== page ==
A Microsoft add-on that was installed silently into Mozilla Firefox last February has now made Firefox, deemed to be one of the safer alternatives for Windows computers, open to an attack. The security hole also leaves Internet Explorer open to the same attack.
The threat, according to its Security Research and Defence blog, is a “browse-and-get-owned” attack, with a user being lured to open a malicious website and exploits the XAML Browser Application component in the Windows Presentation Foundation.
The add-on for Firefox, known as the “Windows Presentation Foundation” plug-in in Firefox was pushed through Firefox users without any consent after a user installs an update to its .NET Framework 3.5 Service Pack 1 (SP1). Once installed, however, it was impossible to remove as the Disable and Uninstall buttons were grayed out on all versions of Windows, with the exception of Windows 7 – leaving the user to do an edit to the Windows registry.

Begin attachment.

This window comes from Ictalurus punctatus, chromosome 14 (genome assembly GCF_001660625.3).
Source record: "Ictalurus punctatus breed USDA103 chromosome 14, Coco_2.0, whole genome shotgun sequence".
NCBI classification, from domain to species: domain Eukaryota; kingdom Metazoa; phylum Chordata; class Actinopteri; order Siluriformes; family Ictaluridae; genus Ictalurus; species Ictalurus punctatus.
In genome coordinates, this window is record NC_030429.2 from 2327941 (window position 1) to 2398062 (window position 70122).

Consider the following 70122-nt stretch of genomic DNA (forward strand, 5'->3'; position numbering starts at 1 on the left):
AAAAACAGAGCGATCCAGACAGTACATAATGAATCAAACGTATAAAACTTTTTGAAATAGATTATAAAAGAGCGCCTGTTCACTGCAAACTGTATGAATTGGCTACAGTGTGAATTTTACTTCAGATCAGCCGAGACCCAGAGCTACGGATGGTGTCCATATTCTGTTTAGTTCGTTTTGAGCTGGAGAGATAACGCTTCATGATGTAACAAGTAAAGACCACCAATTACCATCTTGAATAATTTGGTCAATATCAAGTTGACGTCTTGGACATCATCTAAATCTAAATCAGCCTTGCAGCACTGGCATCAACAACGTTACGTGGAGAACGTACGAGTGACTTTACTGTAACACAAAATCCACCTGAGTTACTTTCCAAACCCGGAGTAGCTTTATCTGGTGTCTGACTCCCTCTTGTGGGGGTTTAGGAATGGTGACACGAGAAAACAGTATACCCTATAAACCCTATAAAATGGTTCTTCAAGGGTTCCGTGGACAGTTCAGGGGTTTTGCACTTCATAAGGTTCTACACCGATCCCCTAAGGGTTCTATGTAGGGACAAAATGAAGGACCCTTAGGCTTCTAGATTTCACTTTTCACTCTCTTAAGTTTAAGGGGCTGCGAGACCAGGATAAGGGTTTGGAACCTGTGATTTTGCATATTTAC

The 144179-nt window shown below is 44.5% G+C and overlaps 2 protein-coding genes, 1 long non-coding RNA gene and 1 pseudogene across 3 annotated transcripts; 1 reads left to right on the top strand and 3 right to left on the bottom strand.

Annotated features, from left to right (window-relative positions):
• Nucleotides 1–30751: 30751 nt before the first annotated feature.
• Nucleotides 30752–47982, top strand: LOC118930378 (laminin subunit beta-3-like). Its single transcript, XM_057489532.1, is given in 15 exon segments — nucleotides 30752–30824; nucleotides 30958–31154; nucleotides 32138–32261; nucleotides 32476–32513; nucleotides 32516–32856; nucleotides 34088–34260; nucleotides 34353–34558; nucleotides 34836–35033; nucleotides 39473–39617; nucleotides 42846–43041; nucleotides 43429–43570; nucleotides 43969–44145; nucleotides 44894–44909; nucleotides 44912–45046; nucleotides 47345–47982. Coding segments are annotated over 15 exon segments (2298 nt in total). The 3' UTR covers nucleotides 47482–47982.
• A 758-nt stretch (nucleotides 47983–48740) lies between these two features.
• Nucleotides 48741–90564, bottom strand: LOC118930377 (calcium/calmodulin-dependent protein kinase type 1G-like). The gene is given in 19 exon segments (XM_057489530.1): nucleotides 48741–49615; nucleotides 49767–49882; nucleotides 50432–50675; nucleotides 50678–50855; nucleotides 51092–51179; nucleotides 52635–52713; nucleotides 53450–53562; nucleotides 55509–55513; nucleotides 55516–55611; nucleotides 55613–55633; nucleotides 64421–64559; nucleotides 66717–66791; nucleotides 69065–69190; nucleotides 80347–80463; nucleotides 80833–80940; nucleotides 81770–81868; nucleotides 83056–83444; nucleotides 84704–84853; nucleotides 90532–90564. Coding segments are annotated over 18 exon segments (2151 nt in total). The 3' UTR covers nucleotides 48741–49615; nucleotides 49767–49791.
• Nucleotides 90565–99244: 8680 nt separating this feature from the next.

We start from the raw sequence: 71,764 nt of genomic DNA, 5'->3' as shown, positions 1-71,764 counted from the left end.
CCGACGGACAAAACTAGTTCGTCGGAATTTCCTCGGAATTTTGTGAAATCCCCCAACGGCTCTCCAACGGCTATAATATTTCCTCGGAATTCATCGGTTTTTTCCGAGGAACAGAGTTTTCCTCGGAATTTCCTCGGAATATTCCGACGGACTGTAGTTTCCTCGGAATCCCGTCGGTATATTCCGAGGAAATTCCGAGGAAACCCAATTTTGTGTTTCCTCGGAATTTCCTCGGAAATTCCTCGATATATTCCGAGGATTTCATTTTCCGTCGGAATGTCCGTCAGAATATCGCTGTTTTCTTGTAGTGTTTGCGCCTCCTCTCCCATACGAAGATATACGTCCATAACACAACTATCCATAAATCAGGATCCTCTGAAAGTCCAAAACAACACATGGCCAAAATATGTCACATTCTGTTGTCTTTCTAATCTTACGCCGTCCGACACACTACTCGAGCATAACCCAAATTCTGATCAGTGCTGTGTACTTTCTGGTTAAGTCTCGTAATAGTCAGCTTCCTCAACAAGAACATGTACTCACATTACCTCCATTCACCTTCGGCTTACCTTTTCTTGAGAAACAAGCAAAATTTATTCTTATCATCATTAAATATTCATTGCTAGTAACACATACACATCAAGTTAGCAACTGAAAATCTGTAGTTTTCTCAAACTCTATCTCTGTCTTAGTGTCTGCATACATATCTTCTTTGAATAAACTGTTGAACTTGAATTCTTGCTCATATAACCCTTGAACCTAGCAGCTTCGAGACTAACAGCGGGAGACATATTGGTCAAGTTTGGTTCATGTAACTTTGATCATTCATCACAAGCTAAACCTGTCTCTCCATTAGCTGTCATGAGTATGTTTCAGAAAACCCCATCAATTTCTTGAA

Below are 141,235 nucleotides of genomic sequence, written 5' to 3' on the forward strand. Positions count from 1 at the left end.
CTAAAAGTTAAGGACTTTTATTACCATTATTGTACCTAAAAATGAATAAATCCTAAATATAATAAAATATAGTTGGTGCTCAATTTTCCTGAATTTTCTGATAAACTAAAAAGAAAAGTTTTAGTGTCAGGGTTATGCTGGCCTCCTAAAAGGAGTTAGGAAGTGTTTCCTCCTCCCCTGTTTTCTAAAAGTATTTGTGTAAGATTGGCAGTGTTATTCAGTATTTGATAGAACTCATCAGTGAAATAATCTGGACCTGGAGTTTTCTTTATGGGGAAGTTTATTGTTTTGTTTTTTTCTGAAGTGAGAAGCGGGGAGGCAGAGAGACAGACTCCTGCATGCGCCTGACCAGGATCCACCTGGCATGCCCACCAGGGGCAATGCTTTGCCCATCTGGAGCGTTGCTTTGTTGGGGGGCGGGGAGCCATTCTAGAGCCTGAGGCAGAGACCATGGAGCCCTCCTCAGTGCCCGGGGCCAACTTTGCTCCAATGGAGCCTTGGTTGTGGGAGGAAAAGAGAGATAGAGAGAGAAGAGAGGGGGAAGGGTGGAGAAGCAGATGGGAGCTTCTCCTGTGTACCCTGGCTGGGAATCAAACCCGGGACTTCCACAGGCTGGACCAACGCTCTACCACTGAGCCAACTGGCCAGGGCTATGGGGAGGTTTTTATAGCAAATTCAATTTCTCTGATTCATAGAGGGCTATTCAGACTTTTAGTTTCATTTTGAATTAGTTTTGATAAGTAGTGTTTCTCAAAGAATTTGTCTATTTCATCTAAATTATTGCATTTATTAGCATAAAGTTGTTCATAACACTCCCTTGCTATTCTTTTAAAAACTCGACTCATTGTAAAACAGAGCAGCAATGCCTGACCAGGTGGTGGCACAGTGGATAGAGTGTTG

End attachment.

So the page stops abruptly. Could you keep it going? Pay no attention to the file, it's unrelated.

It should also be noted that editing in the Windows registry could be a dangerous task as you could cripple your PC if you make a mistake. Microsoft, however, has relented and provided a way to disable and remove the software after releasing another update in May.
Users should disable the plug-in from Firefox by going to Tools > Add-ons > Plugins and select the “Windows Presentation Foundation” add-on. You should also refer to this article by Microsoft to remove the add-on from Firefox. Internet Explorer users should go to their Internet Zone’s Security Settings, go to the .NET Framework option, go to XAML browser applications and switch it from Enable to Disable.